Posted 12/31/2015

In Forman v. Tay, Case No. 4D14-3413 (Fla.App. December 16, 2015) the defendant posted bond on February 11, 2010.  After delays not explained by the Court, the case was set for a change of plea hearing on June 12, 2014.  The defendant failed to appear, and the trial court estreated the bond.  The surety successfully moved to set aside the forfeiture, and the Government appealed.  The issue was the provision in §903.31(1), Florida Statues that, “The original appearance bond shall expire 36 months after such bond has been posted for the release of the defendant from custody.”  The Court held that “shall” in the statute made expiration of the bond automatic without any action by the surety being required.  The Court affirmed the trial court and suggested that trial courts should adopt a procedure to track expiring bonds and place them on the court’s docket for renewal or surrender of the defendant.

Buffin v. City and County of San Francisco, Case No. 15-cv-4959 (N.D.Cal. December 18, 2015) is a suit by certain named criminal defendants who had been arrested at the time the suit was filed but who were never charged.  The named plaintiffs, represented by lawyers from Equal Justice Under Law, challenge certain bail practices.  The City and County of San Francisco and the State of California moved to dismiss the case under the abstention doctrine set forth in Younger v. Harris, 401 U.S. 37 (1971).  The court directed that the parties file additional briefs on the issues of “(1) the meaning of ongoing state proceeding, specifically focusing on whether judicial proceedings are a precondition to require Younger abstention; and (2) the adequacy of the state procedural mechanisms available to plaintiffs to raise these claims at the time the complaint was filed, citing specific authority in support thereof.”

In State v. Delaharran, 2015 WL 9264082 (Minn.App. December 21, 2015) the defendant was released on bond and required to wear a GPS tracking device.  On or about July 23, 2013, he removed the tracking device and fled.  On July 25th the trial court revoked his release and issued a warrant, but the surety was not informed.  On August 21 the defendant failed to appear for a scheduled hearing, and the court forfeited the bond and notified the surety.  The defendant was eventually located in Mexico, but the extradition possibilities were at best uncertain.  The trial court forfeited the bond in its entirety and the surety appealed.  The Court rejected the surety’s argument that it was entitled to notice when the defendant removed the GPS device and the warrant was issued.  The Court thought that these were matters of public record that the surety could have discovered if it had been diligently monitoring the case and that the state did not have a duty to inform the surety.  The Court reviewed the factors set forth in Application of Shetsky, 60 N.W.2d 40 (1953) and found that the trial court did not abuse its discretion in forfeiting the entire bond amount.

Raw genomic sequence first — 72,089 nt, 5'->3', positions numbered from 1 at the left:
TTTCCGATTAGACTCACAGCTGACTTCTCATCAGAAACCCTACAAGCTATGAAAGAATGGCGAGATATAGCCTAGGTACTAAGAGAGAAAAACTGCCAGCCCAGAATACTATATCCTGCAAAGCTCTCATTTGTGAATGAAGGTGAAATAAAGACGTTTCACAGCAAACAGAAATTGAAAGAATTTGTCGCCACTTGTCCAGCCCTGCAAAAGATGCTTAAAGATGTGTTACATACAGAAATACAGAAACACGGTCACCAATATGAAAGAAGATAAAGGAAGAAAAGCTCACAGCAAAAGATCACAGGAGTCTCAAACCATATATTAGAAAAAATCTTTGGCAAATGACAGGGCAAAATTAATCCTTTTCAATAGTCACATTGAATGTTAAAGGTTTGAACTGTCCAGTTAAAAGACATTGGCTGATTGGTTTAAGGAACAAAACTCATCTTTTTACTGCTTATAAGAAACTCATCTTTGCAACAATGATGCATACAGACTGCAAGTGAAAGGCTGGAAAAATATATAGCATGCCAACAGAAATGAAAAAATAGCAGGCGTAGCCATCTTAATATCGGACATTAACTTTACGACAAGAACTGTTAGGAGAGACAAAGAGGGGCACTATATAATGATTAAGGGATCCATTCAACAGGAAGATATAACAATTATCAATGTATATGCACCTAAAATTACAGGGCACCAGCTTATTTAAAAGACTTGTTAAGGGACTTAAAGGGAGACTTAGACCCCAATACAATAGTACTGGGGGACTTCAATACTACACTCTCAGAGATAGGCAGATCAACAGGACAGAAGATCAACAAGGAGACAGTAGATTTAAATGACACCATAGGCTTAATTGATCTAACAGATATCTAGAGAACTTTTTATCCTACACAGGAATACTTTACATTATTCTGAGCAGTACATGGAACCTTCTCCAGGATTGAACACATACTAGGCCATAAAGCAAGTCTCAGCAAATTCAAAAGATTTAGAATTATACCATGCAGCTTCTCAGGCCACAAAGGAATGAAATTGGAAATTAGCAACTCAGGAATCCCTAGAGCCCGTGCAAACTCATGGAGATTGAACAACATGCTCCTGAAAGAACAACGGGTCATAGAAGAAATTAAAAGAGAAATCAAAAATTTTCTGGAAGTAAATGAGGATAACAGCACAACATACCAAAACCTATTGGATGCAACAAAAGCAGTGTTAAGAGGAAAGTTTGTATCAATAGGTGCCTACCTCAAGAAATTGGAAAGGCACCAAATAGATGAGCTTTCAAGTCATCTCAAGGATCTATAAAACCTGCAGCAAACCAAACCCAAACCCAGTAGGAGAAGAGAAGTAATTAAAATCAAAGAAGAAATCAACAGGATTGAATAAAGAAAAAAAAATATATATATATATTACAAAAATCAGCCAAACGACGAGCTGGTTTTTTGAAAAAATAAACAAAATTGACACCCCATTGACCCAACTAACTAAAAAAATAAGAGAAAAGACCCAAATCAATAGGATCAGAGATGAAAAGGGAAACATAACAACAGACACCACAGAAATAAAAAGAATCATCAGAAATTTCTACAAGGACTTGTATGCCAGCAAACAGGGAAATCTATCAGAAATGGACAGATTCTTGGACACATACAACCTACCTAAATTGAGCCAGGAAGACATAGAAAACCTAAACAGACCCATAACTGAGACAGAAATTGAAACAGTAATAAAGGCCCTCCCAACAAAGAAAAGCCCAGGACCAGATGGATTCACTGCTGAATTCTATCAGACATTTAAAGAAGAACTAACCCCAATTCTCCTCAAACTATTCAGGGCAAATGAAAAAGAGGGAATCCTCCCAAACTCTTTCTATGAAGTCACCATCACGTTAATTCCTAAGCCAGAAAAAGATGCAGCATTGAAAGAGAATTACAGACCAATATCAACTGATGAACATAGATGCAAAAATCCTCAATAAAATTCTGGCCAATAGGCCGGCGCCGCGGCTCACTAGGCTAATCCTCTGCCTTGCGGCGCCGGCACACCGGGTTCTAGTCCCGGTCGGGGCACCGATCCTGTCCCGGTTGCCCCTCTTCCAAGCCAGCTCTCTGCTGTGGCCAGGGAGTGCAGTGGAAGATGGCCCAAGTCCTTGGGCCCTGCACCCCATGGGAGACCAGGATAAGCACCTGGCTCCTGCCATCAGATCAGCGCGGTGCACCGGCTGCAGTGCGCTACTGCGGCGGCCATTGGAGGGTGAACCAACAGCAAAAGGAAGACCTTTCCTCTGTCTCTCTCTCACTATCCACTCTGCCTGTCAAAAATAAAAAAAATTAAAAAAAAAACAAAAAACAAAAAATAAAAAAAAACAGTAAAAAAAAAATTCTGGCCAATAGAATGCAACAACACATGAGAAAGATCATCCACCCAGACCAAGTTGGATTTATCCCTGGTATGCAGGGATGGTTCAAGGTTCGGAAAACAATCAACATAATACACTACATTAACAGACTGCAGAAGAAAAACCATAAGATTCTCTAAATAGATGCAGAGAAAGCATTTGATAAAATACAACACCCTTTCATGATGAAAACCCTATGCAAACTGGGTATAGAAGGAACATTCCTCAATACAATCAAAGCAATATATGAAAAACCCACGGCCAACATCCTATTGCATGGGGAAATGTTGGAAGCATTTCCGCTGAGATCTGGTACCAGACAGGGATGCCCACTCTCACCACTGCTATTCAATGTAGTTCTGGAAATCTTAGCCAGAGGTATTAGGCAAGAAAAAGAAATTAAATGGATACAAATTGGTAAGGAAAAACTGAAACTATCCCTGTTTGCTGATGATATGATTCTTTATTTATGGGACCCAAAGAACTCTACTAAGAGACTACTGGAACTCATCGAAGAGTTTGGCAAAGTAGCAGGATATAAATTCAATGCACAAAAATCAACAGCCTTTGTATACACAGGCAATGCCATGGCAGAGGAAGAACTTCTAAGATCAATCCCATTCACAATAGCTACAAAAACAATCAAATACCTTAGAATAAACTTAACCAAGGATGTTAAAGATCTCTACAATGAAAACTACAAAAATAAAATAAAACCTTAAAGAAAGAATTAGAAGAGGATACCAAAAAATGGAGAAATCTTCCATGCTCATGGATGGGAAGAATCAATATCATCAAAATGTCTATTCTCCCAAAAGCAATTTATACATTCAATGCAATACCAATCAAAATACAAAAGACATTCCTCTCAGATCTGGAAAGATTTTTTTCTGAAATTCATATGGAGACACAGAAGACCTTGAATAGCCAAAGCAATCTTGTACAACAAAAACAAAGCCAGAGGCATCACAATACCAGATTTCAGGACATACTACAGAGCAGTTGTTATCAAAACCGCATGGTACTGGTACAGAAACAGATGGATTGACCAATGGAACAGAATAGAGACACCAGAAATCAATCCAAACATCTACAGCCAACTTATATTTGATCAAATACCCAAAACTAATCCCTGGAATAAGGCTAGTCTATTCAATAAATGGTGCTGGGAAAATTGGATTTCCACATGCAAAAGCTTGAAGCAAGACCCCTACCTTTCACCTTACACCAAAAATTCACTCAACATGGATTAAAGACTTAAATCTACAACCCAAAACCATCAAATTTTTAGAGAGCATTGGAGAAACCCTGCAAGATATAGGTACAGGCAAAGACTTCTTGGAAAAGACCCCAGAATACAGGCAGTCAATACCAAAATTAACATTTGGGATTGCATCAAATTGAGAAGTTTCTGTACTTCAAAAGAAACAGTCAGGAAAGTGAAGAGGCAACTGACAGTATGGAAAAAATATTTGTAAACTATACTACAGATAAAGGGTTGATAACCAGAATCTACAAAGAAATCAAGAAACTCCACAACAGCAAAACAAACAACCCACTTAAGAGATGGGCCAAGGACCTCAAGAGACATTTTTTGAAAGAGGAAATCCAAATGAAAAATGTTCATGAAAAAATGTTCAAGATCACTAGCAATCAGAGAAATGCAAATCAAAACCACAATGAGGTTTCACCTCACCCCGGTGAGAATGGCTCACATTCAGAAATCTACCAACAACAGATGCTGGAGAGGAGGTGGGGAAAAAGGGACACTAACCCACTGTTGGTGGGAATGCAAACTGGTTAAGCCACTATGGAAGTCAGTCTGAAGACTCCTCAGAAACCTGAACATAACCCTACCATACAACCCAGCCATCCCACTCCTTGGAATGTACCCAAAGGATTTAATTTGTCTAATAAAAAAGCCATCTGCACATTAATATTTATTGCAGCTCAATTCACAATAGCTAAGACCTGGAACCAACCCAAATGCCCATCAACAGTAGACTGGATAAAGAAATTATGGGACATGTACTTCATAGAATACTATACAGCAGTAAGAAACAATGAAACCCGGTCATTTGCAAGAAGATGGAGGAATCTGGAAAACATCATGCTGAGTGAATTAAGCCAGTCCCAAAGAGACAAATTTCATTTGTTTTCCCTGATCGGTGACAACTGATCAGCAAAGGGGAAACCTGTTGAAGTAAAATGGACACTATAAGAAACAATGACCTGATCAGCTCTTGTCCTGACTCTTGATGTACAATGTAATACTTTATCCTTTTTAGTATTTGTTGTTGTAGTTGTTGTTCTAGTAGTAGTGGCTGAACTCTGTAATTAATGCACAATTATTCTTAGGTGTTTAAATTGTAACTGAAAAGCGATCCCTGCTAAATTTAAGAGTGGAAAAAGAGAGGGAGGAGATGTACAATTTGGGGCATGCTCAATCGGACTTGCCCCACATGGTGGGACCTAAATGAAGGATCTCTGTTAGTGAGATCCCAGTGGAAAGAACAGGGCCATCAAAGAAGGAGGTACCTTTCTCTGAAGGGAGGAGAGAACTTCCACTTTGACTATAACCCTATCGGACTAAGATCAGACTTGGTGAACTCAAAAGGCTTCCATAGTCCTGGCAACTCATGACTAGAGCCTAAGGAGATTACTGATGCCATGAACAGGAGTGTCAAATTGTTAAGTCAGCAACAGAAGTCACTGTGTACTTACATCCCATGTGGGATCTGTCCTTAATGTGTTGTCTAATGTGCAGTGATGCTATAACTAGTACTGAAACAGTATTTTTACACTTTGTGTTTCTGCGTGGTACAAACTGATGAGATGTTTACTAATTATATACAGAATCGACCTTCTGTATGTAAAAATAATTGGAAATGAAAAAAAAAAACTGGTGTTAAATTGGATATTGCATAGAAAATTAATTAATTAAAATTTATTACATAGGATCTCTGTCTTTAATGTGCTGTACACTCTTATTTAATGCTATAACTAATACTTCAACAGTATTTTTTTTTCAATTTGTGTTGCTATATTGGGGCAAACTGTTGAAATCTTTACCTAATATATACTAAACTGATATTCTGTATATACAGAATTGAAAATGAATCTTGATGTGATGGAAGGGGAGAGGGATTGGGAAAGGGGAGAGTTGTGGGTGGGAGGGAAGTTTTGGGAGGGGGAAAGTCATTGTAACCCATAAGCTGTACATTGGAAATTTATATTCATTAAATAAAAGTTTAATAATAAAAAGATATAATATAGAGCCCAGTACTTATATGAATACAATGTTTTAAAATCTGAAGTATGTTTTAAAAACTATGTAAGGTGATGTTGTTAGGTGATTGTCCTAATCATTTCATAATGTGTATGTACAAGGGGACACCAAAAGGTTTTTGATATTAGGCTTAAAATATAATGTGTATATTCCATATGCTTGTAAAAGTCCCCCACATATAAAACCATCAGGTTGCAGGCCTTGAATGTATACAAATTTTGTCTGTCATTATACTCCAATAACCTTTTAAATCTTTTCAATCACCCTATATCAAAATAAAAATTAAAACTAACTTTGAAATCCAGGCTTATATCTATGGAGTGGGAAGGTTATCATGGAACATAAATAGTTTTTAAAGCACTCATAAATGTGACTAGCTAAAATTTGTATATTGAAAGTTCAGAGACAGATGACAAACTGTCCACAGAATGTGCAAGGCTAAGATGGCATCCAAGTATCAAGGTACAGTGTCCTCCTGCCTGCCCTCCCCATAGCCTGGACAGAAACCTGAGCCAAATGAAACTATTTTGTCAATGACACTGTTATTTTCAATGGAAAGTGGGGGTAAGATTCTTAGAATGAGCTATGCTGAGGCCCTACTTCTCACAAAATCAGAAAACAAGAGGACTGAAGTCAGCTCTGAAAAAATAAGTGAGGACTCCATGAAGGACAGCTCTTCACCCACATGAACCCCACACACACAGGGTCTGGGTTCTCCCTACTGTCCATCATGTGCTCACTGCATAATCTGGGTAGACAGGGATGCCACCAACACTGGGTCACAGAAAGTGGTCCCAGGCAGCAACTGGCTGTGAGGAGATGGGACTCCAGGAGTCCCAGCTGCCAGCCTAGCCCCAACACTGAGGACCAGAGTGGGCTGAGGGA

In Martinez v. State, Case No. 15-148-CR (Tex.App. – San Antonio December 23, 2015) the surety, who was also the defendant’s attorney, appealed forfeiture of the bond.  The defendant appeared for sentencing, but the trial court cancelled its docket for that day and did not provide a new date at that time.  Several days later, the court clerk called the surety/lawyer and told him the new date, but no other effort was made by the court to notify the defendant directly.  The defendant failed to appear, and the court entered a timely judgment nisi.  Over two years later, the defendant was still a fugitive (the surety believed he was in Mexico).  The trial court held a bond forfeiture hearing and ultimately entered judgment for the bond amount.  The surety appealed and argued that the defendant was entitled to actual notice of the rescheduled hearing and that, in the absence of such notice, the bond was unconstitutional.

The bond stated that the defendant was to appear in court “and there remain from day to day and term to term of said courts, until discharged by due course of law . . .”  The Court thought this was sufficient notice, that the bond met the requirements of Texas Code of Crim. Proc. Art. 17.08, and that judgment was properly entered.  The Court affirmed the trial court’s judgment against the surety.

In Cooper v. Hunt, Case No. 05-14-928-CV (Tex.App. – Dallas December 28, 2015) the surety surrendered the defendant, but the trial court found that the surrender was without reasonable cause and ordered return of the premiums.  The surety appealed, but the Court thought that the surrender proceedings were a part of the criminal action and so the appeal was from an interlocutory order.  The Court noted that nothing in the record suggested the criminal proceeding had been dismissed or that the defendant had been acquitted or convicted and stated, “The trial court’s order relating to refund of the bail bond premium paid by Hunt in the criminal case pending against him is interlocutory in nature and not a separately appealable order.”  The Court dismissed the appeal for want of jurisdiction.